Similar to the Open Scholarship is UBC’s Trek Excellence Scholarship, which is awarded based on academic merit and does not require an application. It is given to students in the top fifth percentile of their respective faculty or school. As such, it could potentially be affected by the differences in average GPAs between subject areas.
Dr. Jacks, notes that it is likely that “disparities in average grades would [lead to] disparities in the proportion of students holding [Undergraduate Open Scholarships] by department.”
When asked about grade disparities between departments, Manoj Bhakthan, director of SFU’s Financial Aid and Awards office, acknowledged that their office is “aware of grading differences across the faculties,” but added that these grading differences are strictly “academic decisions.” It is unclear how much these differences among departments affect the distribution of the Undergraduate Open Scholarship; when a by-department breakdown was requested, we were informed that these statistics are not publicly available.
So, if the differences in GPA between departments are impacting the distribution of Open Scholarships, are there fairer alternatives to consider?
Though Dr. Easton cautioned that there is no perfect model, he proposed a new formula to ensure that recipients of Open Scholarships are “as above the department mean in one department as another.” In Dr. Easton’s system, student GPA is subtracted from average departmental GPA, which is then divided by the standard deviation multiplied by average departmental GPA — the result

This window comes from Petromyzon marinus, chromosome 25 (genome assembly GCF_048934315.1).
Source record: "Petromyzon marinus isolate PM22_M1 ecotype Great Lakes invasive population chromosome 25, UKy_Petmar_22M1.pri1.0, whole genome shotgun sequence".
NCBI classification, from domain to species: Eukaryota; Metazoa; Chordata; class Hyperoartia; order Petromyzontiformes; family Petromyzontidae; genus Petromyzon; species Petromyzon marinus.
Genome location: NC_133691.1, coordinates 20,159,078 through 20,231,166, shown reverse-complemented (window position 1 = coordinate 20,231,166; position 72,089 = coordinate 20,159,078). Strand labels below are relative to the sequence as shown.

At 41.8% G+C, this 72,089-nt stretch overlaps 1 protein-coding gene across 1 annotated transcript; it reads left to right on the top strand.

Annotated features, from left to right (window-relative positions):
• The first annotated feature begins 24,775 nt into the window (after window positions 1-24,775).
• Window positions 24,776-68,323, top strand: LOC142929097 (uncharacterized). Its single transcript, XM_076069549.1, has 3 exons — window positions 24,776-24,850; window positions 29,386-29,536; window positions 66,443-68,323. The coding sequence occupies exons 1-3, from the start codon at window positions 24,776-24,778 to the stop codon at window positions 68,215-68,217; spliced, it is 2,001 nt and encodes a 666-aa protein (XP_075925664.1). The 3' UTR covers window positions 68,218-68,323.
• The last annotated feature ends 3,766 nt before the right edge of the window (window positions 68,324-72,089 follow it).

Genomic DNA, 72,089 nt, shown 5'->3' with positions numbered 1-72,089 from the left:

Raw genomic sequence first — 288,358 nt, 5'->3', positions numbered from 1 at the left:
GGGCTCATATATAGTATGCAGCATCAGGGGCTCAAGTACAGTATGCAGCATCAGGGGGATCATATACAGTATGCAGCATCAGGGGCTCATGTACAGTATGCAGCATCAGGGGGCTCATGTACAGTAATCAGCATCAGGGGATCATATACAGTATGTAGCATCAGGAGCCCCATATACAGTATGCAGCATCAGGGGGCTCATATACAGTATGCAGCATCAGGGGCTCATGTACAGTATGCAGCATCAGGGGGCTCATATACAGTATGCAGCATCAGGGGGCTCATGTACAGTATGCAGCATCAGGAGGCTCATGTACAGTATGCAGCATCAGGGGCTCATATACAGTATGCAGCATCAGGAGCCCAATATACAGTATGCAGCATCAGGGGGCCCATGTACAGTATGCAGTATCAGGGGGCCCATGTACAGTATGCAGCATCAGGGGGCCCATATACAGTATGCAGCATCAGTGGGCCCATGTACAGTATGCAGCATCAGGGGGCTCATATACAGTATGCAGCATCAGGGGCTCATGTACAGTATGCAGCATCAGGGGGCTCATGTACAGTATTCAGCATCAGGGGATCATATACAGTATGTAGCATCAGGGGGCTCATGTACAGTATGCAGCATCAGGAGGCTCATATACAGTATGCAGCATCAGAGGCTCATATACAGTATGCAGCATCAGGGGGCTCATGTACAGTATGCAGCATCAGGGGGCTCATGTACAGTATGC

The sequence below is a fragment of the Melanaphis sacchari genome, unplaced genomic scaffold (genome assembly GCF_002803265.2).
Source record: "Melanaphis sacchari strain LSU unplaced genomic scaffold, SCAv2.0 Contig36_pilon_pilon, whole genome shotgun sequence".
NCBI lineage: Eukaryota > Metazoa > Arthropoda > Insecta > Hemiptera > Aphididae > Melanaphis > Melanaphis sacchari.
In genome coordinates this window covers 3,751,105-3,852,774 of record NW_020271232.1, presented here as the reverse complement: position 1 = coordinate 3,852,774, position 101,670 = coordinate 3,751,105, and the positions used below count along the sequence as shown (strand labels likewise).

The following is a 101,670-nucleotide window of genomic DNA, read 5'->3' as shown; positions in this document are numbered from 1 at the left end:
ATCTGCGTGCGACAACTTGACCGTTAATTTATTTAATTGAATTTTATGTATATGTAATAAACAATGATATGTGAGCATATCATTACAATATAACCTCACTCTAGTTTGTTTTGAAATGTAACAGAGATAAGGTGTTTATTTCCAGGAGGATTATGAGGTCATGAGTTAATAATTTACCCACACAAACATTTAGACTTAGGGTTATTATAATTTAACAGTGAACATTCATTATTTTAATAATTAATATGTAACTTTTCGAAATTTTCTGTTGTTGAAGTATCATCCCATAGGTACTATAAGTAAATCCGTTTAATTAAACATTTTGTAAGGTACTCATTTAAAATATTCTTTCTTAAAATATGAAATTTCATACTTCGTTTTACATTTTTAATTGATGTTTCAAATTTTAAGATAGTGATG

is therefore weighted to account for the difference in average GPAs by department.
In turn, Dr. Magnusson pointed out in an email that the high school admission averages to the Bachelor of General Studies are some of the highest in the university.
He noted that, “High performing students prior to admission tend to continue to do as well in their Education courses.” If student quality does differ significantly between departments as reflected in the difference between average GPAs, Dr. Easton’s system would not reflect this reality.
Of course, another issue with adopting a model that is not based on GPA alone is that it would essentially amount to a public admission by the university of the significance of grade differences between departments — potentially endangering SFU students’ chances of receiving external awards.
Whatever the feasibility of an alternative, it is impossible to know the extent of the effect of departmental GPA differences on the distribution of Open Scholarships as long as information on that distribution is kept from the student body. As a public university, Simon Fraser should make the by-department GPA breakdown available. Students need to be informed about the effects of the school’s current policy and make up their own minds as to its fairness.